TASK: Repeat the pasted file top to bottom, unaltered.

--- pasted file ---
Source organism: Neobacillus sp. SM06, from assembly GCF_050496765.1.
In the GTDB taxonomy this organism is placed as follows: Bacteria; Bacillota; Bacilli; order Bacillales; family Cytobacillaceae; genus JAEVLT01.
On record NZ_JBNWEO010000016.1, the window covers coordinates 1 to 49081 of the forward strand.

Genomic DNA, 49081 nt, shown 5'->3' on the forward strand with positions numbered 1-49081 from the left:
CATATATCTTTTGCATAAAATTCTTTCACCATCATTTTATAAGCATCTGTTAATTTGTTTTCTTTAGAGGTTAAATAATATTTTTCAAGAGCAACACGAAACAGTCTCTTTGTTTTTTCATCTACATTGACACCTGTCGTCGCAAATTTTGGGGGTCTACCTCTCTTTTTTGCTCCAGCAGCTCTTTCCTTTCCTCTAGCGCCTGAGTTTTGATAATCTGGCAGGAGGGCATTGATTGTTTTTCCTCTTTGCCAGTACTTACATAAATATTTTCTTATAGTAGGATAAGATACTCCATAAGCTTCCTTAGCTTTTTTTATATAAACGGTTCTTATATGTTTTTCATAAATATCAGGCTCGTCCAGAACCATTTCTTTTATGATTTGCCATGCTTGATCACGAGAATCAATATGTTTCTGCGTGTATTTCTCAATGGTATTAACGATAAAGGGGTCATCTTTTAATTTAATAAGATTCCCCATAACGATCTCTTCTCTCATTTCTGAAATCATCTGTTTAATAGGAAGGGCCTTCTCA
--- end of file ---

Source organism: Neobacillus sp. SM06, from assembly GCF_050496765.1.
In the GTDB taxonomy this organism is placed as follows: Bacteria; Bacillota; Bacilli; order Bacillales; family Cytobacillaceae; genus JAEVLT01.
On record NZ_JBNWEO010000016.1, the window covers coordinates 1 to 49081 of the forward strand.

Genomic DNA, 49081 nt, shown 5'->3' on the forward strand with positions numbered 1-49081 from the left:
CATATATCTTTTGCATAAAATTCTTTCACCATCATTTTATAAGCATCTGTTAATTTGTTTTCTTTAGAGGTTAAATAATATTTTTCAAGAGCAACACGAAACAGTCTCTTTGTTTTTTCATCTACATTGACACCTGTCGTCGCAAATTTTGGGGGTCTACCTCTCTTTTTTGCTCCAGCAGCTCTTTCCTTTCCTCTAGCGCCTGAGTTTTGATAATCTGGCAGGAGGGCATTGATTGTTTTTCCTCTTTGCCAGTACTTACATAAATATTTTCTTATAGTAGGATAAGATACTCCATAAGCTTCCTTAGCTTTTTTTATATAAACGGTTCTTATATGTTTTTCATAAATATCAGGCTCGTCCAGAACCATTTCTTTTATGATTTGCCATGCTTGATCACGAGAATCAATATGTTTCTGCGTGTATTTCTCAATGGTATTAACGATAAAGGGGTCATCTTTTAATTTAATAAGATTCCCCATAACGATCTCTTCTCTCATTTCTGAAATCATCTGTTTAATAGGAAGGGCCTTCTCA